But that's Iceland for you! The land of positively unpronounceable towns, people and waterfalls. The last of which happened to be the destination of my Icelandic road trip across the South Shore: the Seljalandsfoss waterfall.
Hint: you know it's a waterfall if it ends in "-foss."
When our day trip across the southern coast to the Jökulsárlón Glacial Lagoon was cancelled due to an insane and sudden blizzard that whited out the Ring Road, I was supremely bummed. I had wanted to see two of Iceland's most famous waterfalls, Seljalandsfoss and Skógafoss, and the lesser known Gljúfrabúi waterfall. I had wanted to look for the semi-hidden plane wreckage, see the basalt columns on Reynisfjara's black sand beaches, then visit the little town of Vik. And most importantly, I had wanted to hike the ice caves of Svartifoss.
As it turns out, Iceland had other plans and we spent the day getting drunk instead. The next day we went and had an amazing time snorkeling Silfra. And when we got back, we still had our rental car and three hours until sunset.
"Three hours," I said to an exhausted Ryan. "Hey, that's just enough time to drive to Seljalandsfoss and back!"
Ryan didn't buy it.
Not that I blame him. This born-and-raised San Diegan had spent the whole day with me outside in the arctic cold, hungover and freezing. He was severely jetlagged and wanted nothing more than to take a nap under a mountain of blankets.
I, however, did not want to leave Iceland without spending at least some time on the Ring Road. So I hopped into my rental SUV with my pre-printed Google Maps and took off into the wilderness.
The Ring Road is pretty desolate and I'll admit that as I drove on, I started to get a little nervous. I had no cell phone service. I didn't know how to change a tire. There were no shoulders to pull off onto. It was a little scary. I mean, what if a sudden blizzard happened over the next three hours? What if the car broke down?
When I passed through a section where snow was being blown across the road and it temporarily reduced my visibility, I started to think that maybe I really had made a bad decision heading off on my own like this. Still, I drove on, a bit nervous and a bit lonely, but nonetheless captivated by the stark landscapes around me.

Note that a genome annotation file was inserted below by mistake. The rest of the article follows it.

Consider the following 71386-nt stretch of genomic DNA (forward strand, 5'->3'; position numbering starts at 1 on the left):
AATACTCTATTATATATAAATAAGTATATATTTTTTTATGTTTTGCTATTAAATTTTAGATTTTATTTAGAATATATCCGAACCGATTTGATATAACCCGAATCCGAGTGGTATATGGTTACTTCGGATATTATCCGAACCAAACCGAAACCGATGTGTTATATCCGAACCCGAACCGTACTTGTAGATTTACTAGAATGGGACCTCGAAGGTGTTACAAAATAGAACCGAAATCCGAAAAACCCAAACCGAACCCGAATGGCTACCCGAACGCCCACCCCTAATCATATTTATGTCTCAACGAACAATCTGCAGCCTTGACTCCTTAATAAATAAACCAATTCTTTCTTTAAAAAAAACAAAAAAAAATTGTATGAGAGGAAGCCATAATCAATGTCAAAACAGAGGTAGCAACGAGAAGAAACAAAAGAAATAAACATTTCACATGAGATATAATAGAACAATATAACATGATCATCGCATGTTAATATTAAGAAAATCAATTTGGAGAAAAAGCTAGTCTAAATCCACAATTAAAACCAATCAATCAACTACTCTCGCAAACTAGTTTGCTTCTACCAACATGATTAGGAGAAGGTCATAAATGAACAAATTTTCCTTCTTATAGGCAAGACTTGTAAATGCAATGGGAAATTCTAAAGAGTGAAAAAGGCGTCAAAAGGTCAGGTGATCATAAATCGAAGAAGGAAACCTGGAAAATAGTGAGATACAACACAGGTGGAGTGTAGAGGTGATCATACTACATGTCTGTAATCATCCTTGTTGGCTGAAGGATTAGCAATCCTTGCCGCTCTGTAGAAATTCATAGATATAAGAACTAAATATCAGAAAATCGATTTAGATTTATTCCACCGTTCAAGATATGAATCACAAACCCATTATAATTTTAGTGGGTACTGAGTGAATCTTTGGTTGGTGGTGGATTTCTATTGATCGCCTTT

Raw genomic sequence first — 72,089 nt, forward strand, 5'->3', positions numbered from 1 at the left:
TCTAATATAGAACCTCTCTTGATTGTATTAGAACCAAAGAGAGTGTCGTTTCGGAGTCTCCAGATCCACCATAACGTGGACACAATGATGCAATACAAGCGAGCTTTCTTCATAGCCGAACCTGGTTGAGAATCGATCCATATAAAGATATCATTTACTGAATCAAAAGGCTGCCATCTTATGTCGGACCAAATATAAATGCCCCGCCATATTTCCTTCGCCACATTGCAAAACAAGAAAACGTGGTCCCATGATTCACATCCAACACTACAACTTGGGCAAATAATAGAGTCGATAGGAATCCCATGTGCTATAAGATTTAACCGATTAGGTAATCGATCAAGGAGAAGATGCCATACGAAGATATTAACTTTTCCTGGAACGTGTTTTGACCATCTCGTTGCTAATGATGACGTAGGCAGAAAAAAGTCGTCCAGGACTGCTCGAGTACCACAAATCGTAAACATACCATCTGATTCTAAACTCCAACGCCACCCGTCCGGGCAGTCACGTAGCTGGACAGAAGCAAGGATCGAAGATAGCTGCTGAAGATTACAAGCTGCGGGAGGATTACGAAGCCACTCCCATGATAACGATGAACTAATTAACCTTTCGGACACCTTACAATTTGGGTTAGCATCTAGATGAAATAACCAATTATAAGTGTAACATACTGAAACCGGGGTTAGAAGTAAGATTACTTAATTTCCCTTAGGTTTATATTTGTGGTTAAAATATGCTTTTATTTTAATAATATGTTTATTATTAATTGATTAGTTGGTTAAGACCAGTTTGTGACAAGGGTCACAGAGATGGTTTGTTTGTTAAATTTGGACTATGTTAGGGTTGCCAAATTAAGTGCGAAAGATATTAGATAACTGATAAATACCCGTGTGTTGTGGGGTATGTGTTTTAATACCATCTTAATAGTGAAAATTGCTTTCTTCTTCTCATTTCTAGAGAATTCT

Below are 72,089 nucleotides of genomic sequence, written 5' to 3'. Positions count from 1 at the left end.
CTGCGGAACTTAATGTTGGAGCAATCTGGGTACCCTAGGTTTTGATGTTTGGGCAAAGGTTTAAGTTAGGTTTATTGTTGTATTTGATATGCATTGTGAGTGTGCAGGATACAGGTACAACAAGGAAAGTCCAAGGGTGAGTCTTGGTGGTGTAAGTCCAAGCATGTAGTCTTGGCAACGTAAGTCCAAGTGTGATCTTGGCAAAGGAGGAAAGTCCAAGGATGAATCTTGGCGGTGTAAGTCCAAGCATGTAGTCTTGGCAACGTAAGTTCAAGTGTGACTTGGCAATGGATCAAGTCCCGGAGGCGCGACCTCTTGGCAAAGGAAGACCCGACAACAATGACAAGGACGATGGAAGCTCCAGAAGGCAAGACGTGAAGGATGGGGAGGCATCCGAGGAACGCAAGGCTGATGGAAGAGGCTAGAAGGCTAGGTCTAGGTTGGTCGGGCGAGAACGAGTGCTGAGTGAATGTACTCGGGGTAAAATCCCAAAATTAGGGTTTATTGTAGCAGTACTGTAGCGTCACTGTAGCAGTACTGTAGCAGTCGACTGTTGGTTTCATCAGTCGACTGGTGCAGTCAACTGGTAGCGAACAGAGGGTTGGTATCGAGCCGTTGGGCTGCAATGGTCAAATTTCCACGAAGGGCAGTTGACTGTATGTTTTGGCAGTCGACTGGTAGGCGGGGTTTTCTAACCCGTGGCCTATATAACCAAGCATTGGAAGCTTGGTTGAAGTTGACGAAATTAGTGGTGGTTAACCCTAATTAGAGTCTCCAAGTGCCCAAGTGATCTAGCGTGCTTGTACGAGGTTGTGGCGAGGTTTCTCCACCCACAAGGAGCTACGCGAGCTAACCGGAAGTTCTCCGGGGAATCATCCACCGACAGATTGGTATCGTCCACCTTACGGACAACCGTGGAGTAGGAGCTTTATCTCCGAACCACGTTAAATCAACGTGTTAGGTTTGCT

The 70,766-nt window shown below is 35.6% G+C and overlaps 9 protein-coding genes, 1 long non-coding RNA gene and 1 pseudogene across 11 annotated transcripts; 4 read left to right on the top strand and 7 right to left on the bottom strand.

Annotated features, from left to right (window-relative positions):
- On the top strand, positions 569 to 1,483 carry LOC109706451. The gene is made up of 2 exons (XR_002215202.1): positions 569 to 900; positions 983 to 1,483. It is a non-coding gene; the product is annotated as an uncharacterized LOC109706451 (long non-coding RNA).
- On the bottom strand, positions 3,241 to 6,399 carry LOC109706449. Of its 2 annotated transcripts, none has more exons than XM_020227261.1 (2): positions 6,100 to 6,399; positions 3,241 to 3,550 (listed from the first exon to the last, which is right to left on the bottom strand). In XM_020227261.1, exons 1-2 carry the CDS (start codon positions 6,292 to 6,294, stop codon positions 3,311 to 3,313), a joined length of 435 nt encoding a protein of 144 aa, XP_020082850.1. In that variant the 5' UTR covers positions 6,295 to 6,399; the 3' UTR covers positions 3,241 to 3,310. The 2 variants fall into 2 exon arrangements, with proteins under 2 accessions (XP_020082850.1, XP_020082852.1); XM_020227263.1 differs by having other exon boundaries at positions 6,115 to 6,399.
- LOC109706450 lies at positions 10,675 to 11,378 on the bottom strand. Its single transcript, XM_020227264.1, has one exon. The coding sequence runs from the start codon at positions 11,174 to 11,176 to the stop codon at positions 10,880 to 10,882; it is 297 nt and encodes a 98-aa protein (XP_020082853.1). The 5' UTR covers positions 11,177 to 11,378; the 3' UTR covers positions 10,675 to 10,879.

One of the things that's really neat about Iceland, at least during this time of year, is how long their sunrises and sunsets are. As I winded my way across the country, the sun started setting, casting the most beautiful pink glow on the snow around me.
In San Diego, this would have lasted 20, maybe 30 minutes, but in Iceland? This sunset went on for hours.
True to Google's estimated time, I arrived at the turn off for Seljalandsfoss about an hour and a half after leaving Reykjavik. Everyone says you can't miss the left turn for Seljalandsfoss, and they're right: you can see the waterfall from the road.
I took the left hand turn, drove a short distance down a side road, parked in the small parking lot for waterfall viewing, and hopped out into the harsh wind.
Seljalandsfoss was gorgeous in person, especially since it was lit up pink by the sunset. Normally you can walk behind it but there was so much snow and ice that it was a bit difficult and dangerous looking. Besides, I was getting soaked by mist as far away as I was... I didn't want to drive the 1.5 hours back even more soaking wet and freezing.
This close to sunset, I had been worried that no one would be around to take a picture with me in it and it was too windy to set up my tripod. Luckily, there were a couple of other tourists around who were kind enough to snap a few pics before we all ran back to our cars and turned on the heat.
I realize that to some, driving 3 hours round trip just to see a waterfall might seem silly, especially since I was in a gas-guzzling SUV and gas in Iceland is something like $7 USD a gallon. For me, it was more than just seeing Seljalandsfoss. I wanted to see as much of this tiny country as I could in the short time that I had and my little road trip helped to satisfy that wanderlust a bit.
But perhaps the best part of the drive? My front row seats to the breath-taking light show that is Iceland's sunset.
I thought we were spoiled in California, but Iceland... you are something else.